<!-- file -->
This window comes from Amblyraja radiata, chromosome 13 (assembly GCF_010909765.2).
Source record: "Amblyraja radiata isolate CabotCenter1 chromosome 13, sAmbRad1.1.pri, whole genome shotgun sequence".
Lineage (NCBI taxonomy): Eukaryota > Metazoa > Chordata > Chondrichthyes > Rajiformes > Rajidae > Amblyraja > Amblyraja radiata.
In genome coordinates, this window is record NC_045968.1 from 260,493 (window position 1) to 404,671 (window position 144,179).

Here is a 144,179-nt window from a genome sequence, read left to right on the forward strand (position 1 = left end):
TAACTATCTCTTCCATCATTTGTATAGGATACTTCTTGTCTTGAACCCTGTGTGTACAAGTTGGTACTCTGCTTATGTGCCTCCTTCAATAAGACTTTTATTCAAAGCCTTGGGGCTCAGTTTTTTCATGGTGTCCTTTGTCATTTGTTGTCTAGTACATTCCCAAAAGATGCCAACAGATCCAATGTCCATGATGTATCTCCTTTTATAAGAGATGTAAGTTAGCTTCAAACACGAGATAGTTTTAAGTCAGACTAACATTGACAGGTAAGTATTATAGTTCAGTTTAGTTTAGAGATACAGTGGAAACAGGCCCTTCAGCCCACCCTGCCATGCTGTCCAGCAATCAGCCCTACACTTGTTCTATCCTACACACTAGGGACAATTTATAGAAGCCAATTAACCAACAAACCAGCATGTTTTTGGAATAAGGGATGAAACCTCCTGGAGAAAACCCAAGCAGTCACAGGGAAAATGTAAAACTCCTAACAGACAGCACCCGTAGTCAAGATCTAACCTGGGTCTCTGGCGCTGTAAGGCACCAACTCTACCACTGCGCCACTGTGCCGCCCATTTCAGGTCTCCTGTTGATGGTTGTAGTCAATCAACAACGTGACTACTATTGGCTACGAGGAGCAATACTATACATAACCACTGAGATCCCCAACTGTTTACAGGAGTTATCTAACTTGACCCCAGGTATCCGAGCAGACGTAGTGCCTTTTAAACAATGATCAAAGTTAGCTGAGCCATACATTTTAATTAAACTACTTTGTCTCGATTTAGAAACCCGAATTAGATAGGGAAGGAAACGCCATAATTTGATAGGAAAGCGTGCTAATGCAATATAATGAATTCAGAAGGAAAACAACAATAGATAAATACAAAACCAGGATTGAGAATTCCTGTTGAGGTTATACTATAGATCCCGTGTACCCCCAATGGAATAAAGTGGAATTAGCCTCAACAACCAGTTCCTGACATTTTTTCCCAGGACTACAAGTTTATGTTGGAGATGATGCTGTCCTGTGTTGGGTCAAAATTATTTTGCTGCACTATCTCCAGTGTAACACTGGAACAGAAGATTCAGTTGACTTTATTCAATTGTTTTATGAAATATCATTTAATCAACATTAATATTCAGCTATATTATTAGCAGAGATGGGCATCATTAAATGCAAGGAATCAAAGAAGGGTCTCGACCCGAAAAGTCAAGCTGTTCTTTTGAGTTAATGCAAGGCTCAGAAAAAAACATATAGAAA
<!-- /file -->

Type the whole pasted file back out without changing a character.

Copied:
This window comes from Amblyraja radiata, chromosome 13 (assembly GCF_010909765.2).
Source record: "Amblyraja radiata isolate CabotCenter1 chromosome 13, sAmbRad1.1.pri, whole genome shotgun sequence".
Lineage (NCBI taxonomy): Eukaryota > Metazoa > Chordata > Chondrichthyes > Rajiformes > Rajidae > Amblyraja > Amblyraja radiata.
In genome coordinates, this window is record NC_045968.1 from 260,493 (window position 1) to 404,671 (window position 144,179).

Here is a 144,179-nt window from a genome sequence, read left to right on the forward strand (position 1 = left end):
TAACTATCTCTTCCATCATTTGTATAGGATACTTCTTGTCTTGAACCCTGTGTGTACAAGTTGGTACTCTGCTTATGTGCCTCCTTCAATAAGACTTTTATTCAAAGCCTTGGGGCTCAGTTTTTTCATGGTGTCCTTTGTCATTTGTTGTCTAGTACATTCCCAAAAGATGCCAACAGATCCAATGTCCATGATGTATCTCCTTTTATAAGAGATGTAAGTTAGCTTCAAACACGAGATAGTTTTAAGTCAGACTAACATTGACAGGTAAGTATTATAGTTCAGTTTAGTTTAGAGATACAGTGGAAACAGGCCCTTCAGCCCACCCTGCCATGCTGTCCAGCAATCAGCCCTACACTTGTTCTATCCTACACACTAGGGACAATTTATAGAAGCCAATTAACCAACAAACCAGCATGTTTTTGGAATAAGGGATGAAACCTCCTGGAGAAAACCCAAGCAGTCACAGGGAAAATGTAAAACTCCTAACAGACAGCACCCGTAGTCAAGATCTAACCTGGGTCTCTGGCGCTGTAAGGCACCAACTCTACCACTGCGCCACTGTGCCGCCCATTTCAGGTCTCCTGTTGATGGTTGTAGTCAATCAACAACGTGACTACTATTGGCTACGAGGAGCAATACTATACATAACCACTGAGATCCCCAACTGTTTACAGGAGTTATCTAACTTGACCCCAGGTATCCGAGCAGACGTAGTGCCTTTTAAACAATGATCAAAGTTAGCTGAGCCATACATTTTAATTAAACTACTTTGTCTCGATTTAGAAACCCGAATTAGATAGGGAAGGAAACGCCATAATTTGATAGGAAAGCGTGCTAATGCAATATAATGAATTCAGAAGGAAAACAACAATAGATAAATACAAAACCAGGATTGAGAATTCCTGTTGAGGTTATACTATAGATCCCGTGTACCCCCAATGGAATAAAGTGGAATTAGCCTCAACAACCAGTTCCTGACATTTTTTCCCAGGACTACAAGTTTATGTTGGAGATGATGCTGTCCTGTGTTGGGTCAAAATTATTTTGCTGCACTATCTCCAGTGTAACACTGGAACAGAAGATTCAGTTGACTTTATTCAATTGTTTTATGAAATATCATTTAATCAACATTAATATTCAGCTATATTATTAGCAGAGATGGGCATCATTAAATGCAAGGAATCAAAGAAGGGTCTCGACCCGAAAAGTCAAGCTGTTCTTTTGAGTTAATGCAAGGCTCAGAAAAAAACATATAGAAA